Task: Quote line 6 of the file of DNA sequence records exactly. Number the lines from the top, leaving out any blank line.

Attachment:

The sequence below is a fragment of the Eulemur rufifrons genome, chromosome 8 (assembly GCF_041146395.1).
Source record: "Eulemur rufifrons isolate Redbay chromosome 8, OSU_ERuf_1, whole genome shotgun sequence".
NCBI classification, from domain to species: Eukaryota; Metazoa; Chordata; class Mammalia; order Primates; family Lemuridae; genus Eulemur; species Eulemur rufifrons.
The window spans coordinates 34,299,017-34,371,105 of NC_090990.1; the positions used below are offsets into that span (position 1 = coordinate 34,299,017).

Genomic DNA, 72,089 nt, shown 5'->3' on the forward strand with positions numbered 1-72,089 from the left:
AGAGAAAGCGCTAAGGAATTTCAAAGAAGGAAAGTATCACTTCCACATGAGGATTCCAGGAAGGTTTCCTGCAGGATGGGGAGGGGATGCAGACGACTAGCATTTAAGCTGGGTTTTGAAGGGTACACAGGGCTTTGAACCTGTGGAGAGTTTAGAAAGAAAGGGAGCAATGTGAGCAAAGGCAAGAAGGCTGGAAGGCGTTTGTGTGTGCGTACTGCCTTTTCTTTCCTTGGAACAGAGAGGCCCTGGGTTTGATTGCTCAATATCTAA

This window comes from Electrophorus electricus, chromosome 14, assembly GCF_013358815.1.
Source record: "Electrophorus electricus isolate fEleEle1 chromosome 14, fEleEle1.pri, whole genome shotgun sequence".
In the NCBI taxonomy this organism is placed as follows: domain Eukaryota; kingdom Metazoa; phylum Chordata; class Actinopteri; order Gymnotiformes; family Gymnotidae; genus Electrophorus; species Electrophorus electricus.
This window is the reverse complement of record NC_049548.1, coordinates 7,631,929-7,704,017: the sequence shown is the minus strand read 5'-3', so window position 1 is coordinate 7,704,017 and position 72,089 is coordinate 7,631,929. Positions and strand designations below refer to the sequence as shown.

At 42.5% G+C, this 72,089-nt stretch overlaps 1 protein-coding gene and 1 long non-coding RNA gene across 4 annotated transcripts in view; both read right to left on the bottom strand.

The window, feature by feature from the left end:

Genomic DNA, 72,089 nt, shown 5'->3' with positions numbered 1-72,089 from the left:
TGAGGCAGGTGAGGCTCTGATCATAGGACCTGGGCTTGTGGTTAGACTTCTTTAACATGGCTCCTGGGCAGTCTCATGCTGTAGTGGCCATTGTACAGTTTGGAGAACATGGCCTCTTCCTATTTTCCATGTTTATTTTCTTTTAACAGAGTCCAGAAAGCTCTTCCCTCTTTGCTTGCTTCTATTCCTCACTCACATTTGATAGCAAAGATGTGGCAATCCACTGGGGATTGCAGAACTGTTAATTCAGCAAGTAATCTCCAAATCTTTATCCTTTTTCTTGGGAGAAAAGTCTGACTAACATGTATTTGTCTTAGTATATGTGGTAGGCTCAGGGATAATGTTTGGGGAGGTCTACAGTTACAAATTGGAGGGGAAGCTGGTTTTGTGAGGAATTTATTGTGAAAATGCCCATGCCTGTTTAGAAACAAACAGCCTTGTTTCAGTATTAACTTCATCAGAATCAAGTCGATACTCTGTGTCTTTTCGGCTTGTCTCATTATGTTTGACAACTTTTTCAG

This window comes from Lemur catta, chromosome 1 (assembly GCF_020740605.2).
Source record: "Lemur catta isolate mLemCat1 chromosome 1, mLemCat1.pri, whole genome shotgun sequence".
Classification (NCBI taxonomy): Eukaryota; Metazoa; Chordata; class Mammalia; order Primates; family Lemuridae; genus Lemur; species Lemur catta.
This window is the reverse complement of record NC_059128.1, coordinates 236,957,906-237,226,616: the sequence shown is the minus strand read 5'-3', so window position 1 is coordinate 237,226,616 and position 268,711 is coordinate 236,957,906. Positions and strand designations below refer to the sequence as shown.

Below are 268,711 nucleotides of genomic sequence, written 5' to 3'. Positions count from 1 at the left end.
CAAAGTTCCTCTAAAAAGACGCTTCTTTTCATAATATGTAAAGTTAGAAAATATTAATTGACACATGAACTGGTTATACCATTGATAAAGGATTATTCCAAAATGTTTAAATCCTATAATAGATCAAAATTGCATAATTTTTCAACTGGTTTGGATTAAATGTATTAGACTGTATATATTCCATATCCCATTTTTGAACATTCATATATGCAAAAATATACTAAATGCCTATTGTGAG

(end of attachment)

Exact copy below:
AGAGAAAGCGCTAAGGAATTTCAAAGAAGGAAAGTATCACTTCCACATGAGGATTCCAGGAAGGTTTCCTGCAGGATGGGGAGGGGATGCAGACGACTAGCATTTAAGCTGGGTTTTGAAGGGTACACAGGGCTTTGAACCTGTGGAGAGTTTAGAAAGAAAGGGAGCAATGTGAGCAAAGGCAAGAAGGCTGGAAGGCGTTTGTGTGTGCGTACTGCCTTTTCTTTCCTTGGAACAGAGAGGCCCTGGGTTTGATTGCTCAATATCTAA